Congressional Action or Inaction on Impacts of Climate Change on Undeveloped Countries?
If carbon dioxide (CO2) was as visible as the colors of Old Glory, the color of the sky would be predominantly red, white and blue. That’s because over the last 100+ years, the United States has contributed more CO2 to the atmosphere (now considered a pollutant since additional CO2 adds to the atmosphere’s “greenhouse effect”) than any other of the world’s countries, including China.
None of the CO2 and other greenhouse gases emitted to the atmosphere from fuel burning the world over escapes the atmosphere to become outerspace; rather, it becomes part of the mix of gases already present tin the atmosphere for hundreds of years, making for an ever stronger greenhouse effect over time. And because the heat is latent in its expression, the warming effect of the combined total of all additional greenhouse gases emitted to the atmosphere during the first 15 years of the current century has not been fully realized. The warming effects of the first 15 years of this century are mostly the result of increased fuel burning in motor vehicles and jet air travel the period 1970 – 2000, along with burning coal and natural gas in electricity providing power plants.
Although China has recently surpassed the U.S. in estimated annual CO2 emissions, the U.S. is still considered the world’s largest historical emitter of CO2. The CO2 concentration in the atmosphere is important since any additional CO2 released to the atmosphere by fossil fuel burning adds to the strength of atmosphere’s greenhouse effect over time, adding to what would otherwise be a background concentration level of roughly 250 parts per million (ppm) in the atmosphere, the CO2 level present in the atmosphere prior to the initiation of wide spread fossil fuel burning which started during the Industrial Revolution. The presently now new globally averaged level of 400 ppm in the atmosphere is higher than at any other time in Earth’s history when humans were documented as being present. This is why the undeveloped countries of the world believe the United States has a special obligation to help their people cope with the impacts of the changing climate on them.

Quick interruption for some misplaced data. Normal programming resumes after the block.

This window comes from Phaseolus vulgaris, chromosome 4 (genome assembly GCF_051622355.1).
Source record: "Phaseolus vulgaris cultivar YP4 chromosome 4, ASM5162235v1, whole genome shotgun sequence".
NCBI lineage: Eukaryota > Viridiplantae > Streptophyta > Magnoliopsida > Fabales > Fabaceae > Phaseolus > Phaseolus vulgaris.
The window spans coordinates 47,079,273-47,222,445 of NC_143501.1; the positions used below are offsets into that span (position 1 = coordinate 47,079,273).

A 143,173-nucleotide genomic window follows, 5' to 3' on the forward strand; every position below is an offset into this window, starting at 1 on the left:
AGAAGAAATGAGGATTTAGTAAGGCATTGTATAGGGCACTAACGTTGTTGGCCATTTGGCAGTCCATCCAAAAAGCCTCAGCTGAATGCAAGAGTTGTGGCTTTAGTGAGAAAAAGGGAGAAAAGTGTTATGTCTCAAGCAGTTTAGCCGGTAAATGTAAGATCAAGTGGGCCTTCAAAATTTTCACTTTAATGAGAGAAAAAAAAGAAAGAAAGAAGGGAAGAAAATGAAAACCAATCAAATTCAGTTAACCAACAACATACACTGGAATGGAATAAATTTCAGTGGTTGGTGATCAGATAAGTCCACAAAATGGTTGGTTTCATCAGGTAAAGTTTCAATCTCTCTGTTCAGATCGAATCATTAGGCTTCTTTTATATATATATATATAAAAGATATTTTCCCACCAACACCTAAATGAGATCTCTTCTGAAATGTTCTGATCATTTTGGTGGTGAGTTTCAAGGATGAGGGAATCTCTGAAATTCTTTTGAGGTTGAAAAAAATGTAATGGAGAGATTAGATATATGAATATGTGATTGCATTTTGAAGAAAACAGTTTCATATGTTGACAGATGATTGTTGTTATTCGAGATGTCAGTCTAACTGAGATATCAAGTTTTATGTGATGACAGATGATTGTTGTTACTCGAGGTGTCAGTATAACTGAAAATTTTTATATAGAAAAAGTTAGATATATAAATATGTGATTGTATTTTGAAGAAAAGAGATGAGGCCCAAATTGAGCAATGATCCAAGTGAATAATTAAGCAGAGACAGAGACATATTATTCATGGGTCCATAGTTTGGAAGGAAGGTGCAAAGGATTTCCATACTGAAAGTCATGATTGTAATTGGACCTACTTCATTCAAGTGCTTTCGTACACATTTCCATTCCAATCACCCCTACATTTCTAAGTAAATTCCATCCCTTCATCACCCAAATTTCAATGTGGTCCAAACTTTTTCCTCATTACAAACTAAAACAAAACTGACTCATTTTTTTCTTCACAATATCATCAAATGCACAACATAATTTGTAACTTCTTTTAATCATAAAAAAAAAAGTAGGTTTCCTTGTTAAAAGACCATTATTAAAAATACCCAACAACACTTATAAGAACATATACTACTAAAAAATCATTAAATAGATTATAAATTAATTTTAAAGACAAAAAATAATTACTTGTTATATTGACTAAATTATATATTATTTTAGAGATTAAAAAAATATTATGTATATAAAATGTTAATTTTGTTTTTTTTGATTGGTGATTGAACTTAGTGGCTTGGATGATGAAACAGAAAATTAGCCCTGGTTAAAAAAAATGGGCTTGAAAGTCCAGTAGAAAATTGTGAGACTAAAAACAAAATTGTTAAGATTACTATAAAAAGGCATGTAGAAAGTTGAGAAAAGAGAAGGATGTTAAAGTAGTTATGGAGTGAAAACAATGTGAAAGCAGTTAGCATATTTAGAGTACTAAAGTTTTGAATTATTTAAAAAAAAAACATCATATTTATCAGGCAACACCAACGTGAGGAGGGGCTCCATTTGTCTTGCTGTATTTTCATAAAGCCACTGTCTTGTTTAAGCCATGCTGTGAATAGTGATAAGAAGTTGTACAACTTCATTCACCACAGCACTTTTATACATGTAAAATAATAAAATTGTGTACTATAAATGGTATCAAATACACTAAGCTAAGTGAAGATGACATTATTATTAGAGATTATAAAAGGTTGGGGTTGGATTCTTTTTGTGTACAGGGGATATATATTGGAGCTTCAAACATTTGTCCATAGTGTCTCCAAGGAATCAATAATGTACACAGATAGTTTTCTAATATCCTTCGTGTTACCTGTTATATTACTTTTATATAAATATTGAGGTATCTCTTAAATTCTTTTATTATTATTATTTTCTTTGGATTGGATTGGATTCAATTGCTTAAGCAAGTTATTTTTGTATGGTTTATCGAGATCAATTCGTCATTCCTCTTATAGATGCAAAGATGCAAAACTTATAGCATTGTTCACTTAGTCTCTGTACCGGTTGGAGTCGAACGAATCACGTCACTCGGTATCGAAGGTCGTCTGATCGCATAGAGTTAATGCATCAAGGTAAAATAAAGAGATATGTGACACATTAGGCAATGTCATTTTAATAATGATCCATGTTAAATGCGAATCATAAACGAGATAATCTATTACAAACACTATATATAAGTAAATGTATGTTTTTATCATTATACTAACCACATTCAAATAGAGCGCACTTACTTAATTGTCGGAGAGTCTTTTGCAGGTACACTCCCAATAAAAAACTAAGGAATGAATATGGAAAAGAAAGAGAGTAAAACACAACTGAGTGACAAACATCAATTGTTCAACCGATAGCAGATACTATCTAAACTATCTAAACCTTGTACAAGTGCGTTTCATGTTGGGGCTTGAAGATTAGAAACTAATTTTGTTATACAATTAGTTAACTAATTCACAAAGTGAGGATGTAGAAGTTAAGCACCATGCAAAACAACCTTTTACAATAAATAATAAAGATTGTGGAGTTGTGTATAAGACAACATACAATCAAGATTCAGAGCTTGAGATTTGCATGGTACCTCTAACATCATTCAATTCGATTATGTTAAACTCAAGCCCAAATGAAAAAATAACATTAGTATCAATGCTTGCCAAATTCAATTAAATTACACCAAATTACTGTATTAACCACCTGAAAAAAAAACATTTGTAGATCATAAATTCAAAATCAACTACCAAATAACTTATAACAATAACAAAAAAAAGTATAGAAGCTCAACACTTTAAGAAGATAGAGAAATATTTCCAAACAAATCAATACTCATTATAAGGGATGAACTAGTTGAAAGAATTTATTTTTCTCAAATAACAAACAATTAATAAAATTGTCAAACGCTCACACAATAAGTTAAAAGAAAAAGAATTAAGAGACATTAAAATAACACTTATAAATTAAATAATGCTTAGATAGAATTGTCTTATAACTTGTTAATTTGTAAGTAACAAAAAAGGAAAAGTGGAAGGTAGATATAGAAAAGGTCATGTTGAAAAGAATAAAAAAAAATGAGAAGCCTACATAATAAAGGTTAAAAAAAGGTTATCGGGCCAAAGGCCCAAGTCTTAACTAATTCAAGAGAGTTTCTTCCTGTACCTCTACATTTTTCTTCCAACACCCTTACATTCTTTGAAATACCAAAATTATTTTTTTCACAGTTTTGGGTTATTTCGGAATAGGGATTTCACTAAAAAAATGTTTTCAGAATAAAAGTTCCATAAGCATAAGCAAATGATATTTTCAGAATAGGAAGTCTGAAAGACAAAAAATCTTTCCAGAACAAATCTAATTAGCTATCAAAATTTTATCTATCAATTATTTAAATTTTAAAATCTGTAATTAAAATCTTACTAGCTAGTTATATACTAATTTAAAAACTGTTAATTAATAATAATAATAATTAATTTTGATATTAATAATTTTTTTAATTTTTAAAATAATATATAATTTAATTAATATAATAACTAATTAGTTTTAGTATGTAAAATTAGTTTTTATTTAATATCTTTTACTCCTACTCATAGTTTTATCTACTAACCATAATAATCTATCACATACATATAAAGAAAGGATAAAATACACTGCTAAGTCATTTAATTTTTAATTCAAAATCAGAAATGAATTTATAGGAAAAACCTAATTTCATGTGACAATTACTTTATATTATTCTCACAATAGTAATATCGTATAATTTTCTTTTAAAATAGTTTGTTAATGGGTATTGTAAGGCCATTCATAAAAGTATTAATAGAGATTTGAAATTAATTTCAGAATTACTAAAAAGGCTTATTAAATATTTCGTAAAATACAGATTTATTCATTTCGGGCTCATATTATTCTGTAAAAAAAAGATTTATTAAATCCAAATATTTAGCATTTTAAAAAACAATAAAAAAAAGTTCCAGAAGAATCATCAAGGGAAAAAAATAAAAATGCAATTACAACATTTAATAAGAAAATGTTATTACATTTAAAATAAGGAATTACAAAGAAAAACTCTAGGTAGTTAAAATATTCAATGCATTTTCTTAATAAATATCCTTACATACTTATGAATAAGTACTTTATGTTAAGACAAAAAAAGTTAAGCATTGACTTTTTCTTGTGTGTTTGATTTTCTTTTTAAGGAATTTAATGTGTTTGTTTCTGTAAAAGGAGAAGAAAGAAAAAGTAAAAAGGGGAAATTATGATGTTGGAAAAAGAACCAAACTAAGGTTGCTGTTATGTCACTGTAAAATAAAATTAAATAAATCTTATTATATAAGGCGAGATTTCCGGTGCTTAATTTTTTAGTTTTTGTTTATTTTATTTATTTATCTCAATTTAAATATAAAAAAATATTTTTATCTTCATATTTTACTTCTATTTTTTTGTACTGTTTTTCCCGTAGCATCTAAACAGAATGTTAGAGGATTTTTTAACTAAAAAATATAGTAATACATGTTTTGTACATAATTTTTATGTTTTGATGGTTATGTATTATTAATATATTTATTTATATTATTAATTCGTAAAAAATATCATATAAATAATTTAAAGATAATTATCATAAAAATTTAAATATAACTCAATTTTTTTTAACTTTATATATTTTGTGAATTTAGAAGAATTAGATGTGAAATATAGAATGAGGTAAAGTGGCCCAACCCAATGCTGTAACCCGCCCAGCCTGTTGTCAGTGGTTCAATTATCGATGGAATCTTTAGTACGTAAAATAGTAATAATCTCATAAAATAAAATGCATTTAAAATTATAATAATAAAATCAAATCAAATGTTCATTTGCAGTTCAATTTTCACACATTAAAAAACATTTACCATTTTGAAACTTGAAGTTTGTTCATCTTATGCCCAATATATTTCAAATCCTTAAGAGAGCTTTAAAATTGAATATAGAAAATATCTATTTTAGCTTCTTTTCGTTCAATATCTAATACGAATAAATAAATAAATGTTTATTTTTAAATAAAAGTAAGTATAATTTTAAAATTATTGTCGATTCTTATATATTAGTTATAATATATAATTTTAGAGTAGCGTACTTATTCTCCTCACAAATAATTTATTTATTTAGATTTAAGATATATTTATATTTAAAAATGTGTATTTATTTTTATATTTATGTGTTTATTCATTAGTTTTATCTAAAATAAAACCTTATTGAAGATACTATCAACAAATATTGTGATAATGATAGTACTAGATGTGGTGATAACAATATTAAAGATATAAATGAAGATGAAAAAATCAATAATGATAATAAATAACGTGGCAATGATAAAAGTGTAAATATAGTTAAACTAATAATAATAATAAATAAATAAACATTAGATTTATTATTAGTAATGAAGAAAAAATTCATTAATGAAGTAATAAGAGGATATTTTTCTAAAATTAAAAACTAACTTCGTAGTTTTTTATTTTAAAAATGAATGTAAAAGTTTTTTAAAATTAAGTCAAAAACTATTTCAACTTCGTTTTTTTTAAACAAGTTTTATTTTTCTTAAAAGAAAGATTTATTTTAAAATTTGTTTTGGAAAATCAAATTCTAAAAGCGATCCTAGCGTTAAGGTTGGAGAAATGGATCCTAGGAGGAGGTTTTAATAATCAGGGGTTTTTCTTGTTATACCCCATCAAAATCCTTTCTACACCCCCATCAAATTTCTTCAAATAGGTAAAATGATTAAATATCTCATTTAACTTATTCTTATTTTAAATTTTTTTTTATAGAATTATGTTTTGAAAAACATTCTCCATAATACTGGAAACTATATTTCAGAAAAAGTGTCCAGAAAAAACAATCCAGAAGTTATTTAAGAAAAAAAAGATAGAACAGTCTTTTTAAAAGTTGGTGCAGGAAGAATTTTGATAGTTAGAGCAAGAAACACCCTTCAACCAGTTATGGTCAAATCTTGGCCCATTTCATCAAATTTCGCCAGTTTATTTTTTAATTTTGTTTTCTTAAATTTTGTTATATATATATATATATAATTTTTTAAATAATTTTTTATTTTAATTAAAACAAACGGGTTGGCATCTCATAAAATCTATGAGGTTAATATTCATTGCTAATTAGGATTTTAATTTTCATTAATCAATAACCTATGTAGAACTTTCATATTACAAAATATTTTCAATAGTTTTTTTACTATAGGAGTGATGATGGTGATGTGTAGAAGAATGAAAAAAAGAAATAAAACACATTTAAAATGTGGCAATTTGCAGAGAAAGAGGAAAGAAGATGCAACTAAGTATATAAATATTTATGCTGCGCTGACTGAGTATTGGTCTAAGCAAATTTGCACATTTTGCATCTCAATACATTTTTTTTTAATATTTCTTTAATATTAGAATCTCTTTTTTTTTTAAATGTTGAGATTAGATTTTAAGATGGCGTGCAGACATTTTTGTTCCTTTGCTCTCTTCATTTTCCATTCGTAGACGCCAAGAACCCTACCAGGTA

Next week, the Senate Appropriations Committee will consider the U.S. commitment to the Green Climate Fund for vulnerable people impacted by climate change. Are one of your senators on the congressional Appropriations Committee?
Pope Francis pointed out in his encyclical on ecology that it is the world’s poor who are bearing the brunt of climate impacts. As Americans, and as people of faith, we are obliged to advocate for those whose lives and livelihoods are threatened, and who cannot advocate for themselves.
The Green Climate Fund was conceived to help poor and vulnerable countries adapt to the unavoidable impacts of climate change like changing weather patterns, sea level rise, and extreme weather events while building more resilient societies. More than 30 countries have pledged $10.2 billion to get the fund up and running. President Obama has pledged $3 billion from the U.S., and requested the first installment of $500 million in this year’s budget. The U.S. Senate needs to deliver on that promise!